The second event, some years later was during a Brahms piano trio performance the cellist and I missed an entrance. The pianist immediately recognized what had happened and repeated the preceding measure and we both caught the entrance the third time he played it. I'm sure the only person in the audience was the cellist from my string quartet who mentioned it at our next rehearsal.

BUT - there are other kinds of "show stealing." In the early 1990s, when I was president of our orchestra association board and manager of the orchestra I had the job of finding and helping select a new conductor for our orchestra. One of the contestants was a professional musician in Southern California, conductor of a college orchestra in a distant city. I attended one of his concerts to help make my decision. One of the first violinists was a chubby young woman in an outside seat wearing a very short skirt. That is also a sort of "show stealing." The conductor is the man we chose to conduct our orchestra and he still comes there every week for rehearsals and for all the concerts, about 30 years later (I am not - I moved away in 1995).

March 13, 2023, 4:44 PM · When an audience member is actively dying or suffering a total mental breakdown, I can hardly think of anything more disrespectful than continuing to play, or attempting to.
March 14, 2023, 2:07 PM · The building where we hold our bluegrass jams used to have a resident cat (RIP Doofus). Occasionally he would saunter into the middle of our circle while we were playing. I would reach down and scratch him between his ears with my bow tip, and he'd curl up on the floor and enjoy the music.
March 14, 2023, 5:20 PM · The Mahler 9th concert that Bernstein did with the Berlin Phil has a famous missed trombone entry that record reviewers still complain about. Apparently, someone right behind the brass section passed out and distracted them for a brief minute.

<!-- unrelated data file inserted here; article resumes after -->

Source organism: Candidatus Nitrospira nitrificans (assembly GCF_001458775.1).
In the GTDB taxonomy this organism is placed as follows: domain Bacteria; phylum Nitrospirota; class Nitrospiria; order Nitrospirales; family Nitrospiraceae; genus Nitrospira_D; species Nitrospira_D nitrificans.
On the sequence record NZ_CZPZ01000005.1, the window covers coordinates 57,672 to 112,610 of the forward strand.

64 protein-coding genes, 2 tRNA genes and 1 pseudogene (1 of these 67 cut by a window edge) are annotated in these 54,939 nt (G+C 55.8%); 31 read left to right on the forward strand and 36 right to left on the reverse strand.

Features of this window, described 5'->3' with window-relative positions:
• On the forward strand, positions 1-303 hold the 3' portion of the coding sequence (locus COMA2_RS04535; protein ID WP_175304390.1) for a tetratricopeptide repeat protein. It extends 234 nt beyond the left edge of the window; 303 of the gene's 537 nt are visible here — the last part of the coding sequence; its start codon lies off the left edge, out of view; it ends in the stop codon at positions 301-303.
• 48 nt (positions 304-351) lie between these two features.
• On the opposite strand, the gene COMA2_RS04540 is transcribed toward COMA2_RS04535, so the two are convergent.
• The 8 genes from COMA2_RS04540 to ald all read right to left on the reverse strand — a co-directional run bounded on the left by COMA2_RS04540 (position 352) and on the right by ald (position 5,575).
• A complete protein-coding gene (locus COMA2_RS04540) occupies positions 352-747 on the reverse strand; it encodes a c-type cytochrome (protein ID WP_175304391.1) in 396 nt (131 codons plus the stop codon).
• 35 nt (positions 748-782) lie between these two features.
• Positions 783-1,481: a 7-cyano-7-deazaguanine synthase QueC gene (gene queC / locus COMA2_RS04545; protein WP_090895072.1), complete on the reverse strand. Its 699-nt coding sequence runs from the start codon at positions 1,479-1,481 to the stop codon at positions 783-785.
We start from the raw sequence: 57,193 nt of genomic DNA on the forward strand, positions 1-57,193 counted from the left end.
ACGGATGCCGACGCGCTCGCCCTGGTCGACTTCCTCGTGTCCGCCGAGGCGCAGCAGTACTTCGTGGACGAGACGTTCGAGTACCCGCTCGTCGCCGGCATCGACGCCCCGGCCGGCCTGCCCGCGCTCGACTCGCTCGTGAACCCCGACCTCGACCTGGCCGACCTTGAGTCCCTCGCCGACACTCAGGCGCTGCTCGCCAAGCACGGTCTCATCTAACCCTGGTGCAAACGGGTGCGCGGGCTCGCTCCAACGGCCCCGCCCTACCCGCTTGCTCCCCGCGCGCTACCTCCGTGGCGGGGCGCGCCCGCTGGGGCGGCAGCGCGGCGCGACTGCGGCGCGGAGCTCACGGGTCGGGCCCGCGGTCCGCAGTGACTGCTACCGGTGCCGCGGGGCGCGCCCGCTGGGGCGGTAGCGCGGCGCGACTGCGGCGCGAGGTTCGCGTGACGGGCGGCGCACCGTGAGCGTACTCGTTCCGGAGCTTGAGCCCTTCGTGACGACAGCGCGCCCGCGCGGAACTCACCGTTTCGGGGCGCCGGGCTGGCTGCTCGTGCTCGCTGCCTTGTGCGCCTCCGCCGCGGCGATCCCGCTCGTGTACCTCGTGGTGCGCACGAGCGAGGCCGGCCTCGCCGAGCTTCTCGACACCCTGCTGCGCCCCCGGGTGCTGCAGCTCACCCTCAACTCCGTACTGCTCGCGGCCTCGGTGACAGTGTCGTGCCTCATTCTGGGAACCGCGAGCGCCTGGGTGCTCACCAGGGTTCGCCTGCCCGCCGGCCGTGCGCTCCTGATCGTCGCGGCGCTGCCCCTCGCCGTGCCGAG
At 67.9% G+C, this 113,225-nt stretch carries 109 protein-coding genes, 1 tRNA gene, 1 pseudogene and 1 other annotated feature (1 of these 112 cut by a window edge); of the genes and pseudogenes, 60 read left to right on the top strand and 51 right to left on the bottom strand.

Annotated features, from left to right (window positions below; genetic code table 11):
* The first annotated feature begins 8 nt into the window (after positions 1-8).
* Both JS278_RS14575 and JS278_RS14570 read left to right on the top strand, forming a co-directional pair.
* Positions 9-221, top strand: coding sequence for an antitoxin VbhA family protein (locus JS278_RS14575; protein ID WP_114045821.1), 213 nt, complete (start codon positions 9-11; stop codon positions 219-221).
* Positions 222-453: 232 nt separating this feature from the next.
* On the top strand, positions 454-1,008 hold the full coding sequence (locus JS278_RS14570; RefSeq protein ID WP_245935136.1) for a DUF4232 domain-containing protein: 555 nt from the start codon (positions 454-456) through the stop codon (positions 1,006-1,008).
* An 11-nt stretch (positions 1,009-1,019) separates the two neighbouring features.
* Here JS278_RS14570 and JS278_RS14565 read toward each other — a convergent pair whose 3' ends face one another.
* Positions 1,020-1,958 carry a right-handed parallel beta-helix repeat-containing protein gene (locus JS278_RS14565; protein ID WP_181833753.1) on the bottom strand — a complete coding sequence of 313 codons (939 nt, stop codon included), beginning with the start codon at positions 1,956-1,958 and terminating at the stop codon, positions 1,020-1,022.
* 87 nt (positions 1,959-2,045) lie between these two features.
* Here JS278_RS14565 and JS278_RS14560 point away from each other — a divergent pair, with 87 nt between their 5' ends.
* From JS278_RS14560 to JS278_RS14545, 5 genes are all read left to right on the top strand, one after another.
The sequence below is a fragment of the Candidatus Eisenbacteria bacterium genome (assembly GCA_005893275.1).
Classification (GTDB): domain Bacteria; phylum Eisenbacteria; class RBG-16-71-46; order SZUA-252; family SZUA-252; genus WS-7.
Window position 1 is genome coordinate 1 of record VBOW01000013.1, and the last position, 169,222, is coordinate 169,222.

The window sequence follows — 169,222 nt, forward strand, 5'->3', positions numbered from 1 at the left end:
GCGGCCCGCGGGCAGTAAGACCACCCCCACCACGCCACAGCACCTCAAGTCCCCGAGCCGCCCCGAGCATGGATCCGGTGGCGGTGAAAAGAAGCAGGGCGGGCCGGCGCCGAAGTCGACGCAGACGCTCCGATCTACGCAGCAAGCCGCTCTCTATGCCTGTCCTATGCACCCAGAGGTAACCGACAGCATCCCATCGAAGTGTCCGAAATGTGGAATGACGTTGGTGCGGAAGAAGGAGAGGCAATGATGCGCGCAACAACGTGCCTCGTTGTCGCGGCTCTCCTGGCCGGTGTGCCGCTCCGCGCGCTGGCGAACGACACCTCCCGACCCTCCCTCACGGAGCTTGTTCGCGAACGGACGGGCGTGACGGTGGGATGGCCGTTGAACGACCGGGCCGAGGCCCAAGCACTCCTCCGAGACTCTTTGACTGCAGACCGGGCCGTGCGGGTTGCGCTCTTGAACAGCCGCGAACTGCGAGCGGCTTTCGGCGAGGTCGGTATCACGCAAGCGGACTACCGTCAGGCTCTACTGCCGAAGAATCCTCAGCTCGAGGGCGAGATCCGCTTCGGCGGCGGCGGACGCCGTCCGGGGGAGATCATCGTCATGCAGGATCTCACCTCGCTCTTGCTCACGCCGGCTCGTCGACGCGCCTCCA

March 14, 2023, 6:49 PM · We saw my daughter's former teacher's piano trio perform at a retirement community in Chapel Hill once where the in-house EMTs whisked away a resident who had passed out so discretely that the group would hardly have had time to notice, as though it was quite well-rehearsed.
March 15, 2023, 3:53 AM · This didn't happen to me, it happened a fair few years before I was born, but in a Swing band during the 1930s, there was an incident where a band conductor - a young man, apparently - got distracted by a pretty woman in the audience, and held a note for a bit long, and the lead trumpeter, following the conductor, also held that note, until he passed out and fell off the stage.

Recently, in the brass band I'm a 2nd Trombone in, the player announcing the tunes, hadn't done anything for one of the tunes, "Take the 'A' Train", so I piped up with the title, and told the audience to get their tickets ...

March 17, 2023, 11:27 PM · The mention of the cat reminds me of the following incident: We were in our regular quartet meeting in the cellist's house. The cellist's cat who was normally not in attendance was sleeping on the sofa or pretending to sleep. We were reading Tchaikovsky 1. Everything went normally until we got to the scherzo. When it began the cat woke up and decided to join the fun. He began to sing along. He kept singing and we kept playing, believing the cat would stop after a while. But he stayed with the ensemble until the movement came to an end. Then we burst out laughing.

The cat was shut out for the rest of the evening and for all subsequent sessions. It wouldn't have been funny the second time.